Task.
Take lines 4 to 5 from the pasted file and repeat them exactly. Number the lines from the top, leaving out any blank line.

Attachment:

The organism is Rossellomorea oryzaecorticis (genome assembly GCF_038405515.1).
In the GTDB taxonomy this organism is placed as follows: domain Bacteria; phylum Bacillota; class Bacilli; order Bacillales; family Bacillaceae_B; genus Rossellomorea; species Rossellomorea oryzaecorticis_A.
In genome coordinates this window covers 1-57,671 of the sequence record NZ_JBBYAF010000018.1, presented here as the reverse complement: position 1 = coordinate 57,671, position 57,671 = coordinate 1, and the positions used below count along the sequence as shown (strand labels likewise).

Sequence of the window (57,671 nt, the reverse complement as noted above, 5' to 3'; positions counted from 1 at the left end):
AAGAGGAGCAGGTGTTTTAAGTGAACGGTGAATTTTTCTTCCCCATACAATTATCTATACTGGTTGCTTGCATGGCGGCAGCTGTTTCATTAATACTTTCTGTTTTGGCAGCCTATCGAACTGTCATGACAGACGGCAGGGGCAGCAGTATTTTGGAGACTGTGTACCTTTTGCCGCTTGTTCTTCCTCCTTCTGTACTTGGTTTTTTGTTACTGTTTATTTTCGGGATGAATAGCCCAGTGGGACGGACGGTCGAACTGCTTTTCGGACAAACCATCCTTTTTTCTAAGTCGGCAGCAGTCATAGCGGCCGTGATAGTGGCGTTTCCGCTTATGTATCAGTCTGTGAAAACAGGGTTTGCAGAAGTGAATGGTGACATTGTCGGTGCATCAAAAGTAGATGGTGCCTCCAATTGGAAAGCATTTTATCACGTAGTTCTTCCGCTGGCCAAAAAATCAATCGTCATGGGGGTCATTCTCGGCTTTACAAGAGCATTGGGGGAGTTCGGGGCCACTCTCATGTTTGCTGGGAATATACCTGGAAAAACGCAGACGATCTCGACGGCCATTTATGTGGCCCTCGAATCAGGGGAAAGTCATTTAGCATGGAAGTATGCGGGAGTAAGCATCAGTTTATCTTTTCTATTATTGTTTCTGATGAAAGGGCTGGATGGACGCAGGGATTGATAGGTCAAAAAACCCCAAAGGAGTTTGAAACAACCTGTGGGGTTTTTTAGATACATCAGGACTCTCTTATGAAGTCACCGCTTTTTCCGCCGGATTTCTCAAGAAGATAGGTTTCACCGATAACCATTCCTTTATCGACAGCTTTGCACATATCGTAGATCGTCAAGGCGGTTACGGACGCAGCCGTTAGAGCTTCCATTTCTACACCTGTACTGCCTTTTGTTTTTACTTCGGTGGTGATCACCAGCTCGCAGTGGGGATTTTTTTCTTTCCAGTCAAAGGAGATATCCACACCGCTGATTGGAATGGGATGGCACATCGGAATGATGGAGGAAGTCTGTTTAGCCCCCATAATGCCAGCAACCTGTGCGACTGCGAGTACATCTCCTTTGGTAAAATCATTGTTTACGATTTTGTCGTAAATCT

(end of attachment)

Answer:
Sequence of the window (57,671 nt, the reverse complement as noted above, 5' to 3'; positions counted from 1 at the left end):
AAGAGGAGCAGGTGTTTTAAGTGAACGGTGAATTTTTCTTCCCCATACAATTATCTATACTGGTTGCTTGCATGGCGGCAGCTGTTTCATTAATACTTTCTGTTTTGGCAGCCTATCGAACTGTCATGACAGACGGCAGGGGCAGCAGTATTTTGGAGACTGTGTACCTTTTGCCGCTTGTTCTTCCTCCTTCTGTACTTGGTTTTTTGTTACTGTTTATTTTCGGGATGAATAGCCCAGTGGGACGGACGGTCGAACTGCTTTTCGGACAAACCATCCTTTTTTCTAAGTCGGCAGCAGTCATAGCGGCCGTGATAGTGGCGTTTCCGCTTATGTATCAGTCTGTGAAAACAGGGTTTGCAGAAGTGAATGGTGACATTGTCGGTGCATCAAAAGTAGATGGTGCCTCCAATTGGAAAGCATTTTATCACGTAGTTCTTCCGCTGGCCAAAAAATCAATCGTCATGGGGGTCATTCTCGGCTTTACAAGAGCATTGGGGGAGTTCGGGGCCACTCTCATGTTTGCTGGGAATATACCTGGAAAAACGCAGACGATCTCGACGGCCATTTATGTGGCCCTCGAATCAGGGGAAAGTCATTTAGCATGGAAGTATGCGGGAGTAAGCATCAGTTTATCTTTTCTATTATTGTTTCTGATGAAAGGGCTGGATGGACGCAGGGATTGATAGGTCAAAAAACCCCAAAGGAGTTTGAAACAACCTGTGGGGTTTTTTAGATACATCAGGACTCTCTTATGAAGTCACCGCTTTTTCCGCCGGATTTCTCAAGAAGATAGGTTTCACCGATAACCATTCCTTTATCGACAGCTTTGCACATATCGTAGATCGTCAAGGCGGTTACGGACGCAGCCGTTAGAGCTTCCATTTCTACACCTGTACTGCCTTTTGTTTTTACTTCGGTGGTGATCACCAGCTCGCAGTGGGGATTTTTTTCTTTCCAGTCAAAGGAGATATCCACACCGCTGATTGGAATGGGATGGCACATCGGAATGATGGAGGAAGTCTGTTTAGCCCCCATAATGCCAGCAACCTGTGCGACTGCGAGTACATCTCCTTTGGTAAAATCATTGTTTACGATTTTGTCGTAAATCT